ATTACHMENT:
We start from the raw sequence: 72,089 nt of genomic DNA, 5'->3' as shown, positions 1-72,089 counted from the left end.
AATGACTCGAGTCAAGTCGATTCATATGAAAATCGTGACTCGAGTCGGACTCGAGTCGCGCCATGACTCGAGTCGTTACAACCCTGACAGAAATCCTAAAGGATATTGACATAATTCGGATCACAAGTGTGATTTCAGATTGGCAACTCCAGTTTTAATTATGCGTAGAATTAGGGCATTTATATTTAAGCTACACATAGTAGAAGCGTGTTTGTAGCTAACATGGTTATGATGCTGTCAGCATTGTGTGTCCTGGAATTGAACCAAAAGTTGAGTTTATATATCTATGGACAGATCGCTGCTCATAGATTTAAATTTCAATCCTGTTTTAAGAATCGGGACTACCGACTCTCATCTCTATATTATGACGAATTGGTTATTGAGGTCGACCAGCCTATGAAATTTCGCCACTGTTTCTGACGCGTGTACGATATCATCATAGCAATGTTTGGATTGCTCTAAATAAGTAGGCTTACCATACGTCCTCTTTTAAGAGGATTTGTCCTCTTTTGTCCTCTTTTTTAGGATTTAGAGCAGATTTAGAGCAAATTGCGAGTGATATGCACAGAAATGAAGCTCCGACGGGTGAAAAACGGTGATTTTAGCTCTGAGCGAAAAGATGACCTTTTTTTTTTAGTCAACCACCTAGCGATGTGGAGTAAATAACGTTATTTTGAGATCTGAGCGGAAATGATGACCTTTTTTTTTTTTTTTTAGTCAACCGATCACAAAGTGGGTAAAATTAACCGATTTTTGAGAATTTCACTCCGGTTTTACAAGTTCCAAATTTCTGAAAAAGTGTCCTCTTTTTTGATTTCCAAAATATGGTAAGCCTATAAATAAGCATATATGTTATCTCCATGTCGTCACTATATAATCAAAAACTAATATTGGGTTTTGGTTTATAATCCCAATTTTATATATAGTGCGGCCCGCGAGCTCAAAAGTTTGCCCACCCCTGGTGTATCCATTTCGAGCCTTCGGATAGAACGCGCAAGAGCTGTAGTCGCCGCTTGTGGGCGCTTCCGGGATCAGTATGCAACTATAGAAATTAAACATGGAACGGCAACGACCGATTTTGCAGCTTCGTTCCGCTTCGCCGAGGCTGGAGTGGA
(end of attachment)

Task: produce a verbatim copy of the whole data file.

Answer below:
We start from the raw sequence: 72,089 nt of genomic DNA, 5'->3' as shown, positions 1-72,089 counted from the left end.
AATGACTCGAGTCAAGTCGATTCATATGAAAATCGTGACTCGAGTCGGACTCGAGTCGCGCCATGACTCGAGTCGTTACAACCCTGACAGAAATCCTAAAGGATATTGACATAATTCGGATCACAAGTGTGATTTCAGATTGGCAACTCCAGTTTTAATTATGCGTAGAATTAGGGCATTTATATTTAAGCTACACATAGTAGAAGCGTGTTTGTAGCTAACATGGTTATGATGCTGTCAGCATTGTGTGTCCTGGAATTGAACCAAAAGTTGAGTTTATATATCTATGGACAGATCGCTGCTCATAGATTTAAATTTCAATCCTGTTTTAAGAATCGGGACTACCGACTCTCATCTCTATATTATGACGAATTGGTTATTGAGGTCGACCAGCCTATGAAATTTCGCCACTGTTTCTGACGCGTGTACGATATCATCATAGCAATGTTTGGATTGCTCTAAATAAGTAGGCTTACCATACGTCCTCTTTTAAGAGGATTTGTCCTCTTTTGTCCTCTTTTTTAGGATTTAGAGCAGATTTAGAGCAAATTGCGAGTGATATGCACAGAAATGAAGCTCCGACGGGTGAAAAACGGTGATTTTAGCTCTGAGCGAAAAGATGACCTTTTTTTTTTAGTCAACCACCTAGCGATGTGGAGTAAATAACGTTATTTTGAGATCTGAGCGGAAATGATGACCTTTTTTTTTTTTTTTTAGTCAACCGATCACAAAGTGGGTAAAATTAACCGATTTTTGAGAATTTCACTCCGGTTTTACAAGTTCCAAATTTCTGAAAAAGTGTCCTCTTTTTTGATTTCCAAAATATGGTAAGCCTATAAATAAGCATATATGTTATCTCCATGTCGTCACTATATAATCAAAAACTAATATTGGGTTTTGGTTTATAATCCCAATTTTATATATAGTGCGGCCCGCGAGCTCAAAAGTTTGCCCACCCCTGGTGTATCCATTTCGAGCCTTCGGATAGAACGCGCAAGAGCTGTAGTCGCCGCTTGTGGGCGCTTCCGGGATCAGTATGCAACTATAGAAATTAAACATGGAACGGCAACGACCGATTTTGCAGCTTCGTTCCGCTTCGCCGAGGCTGGAGTGGA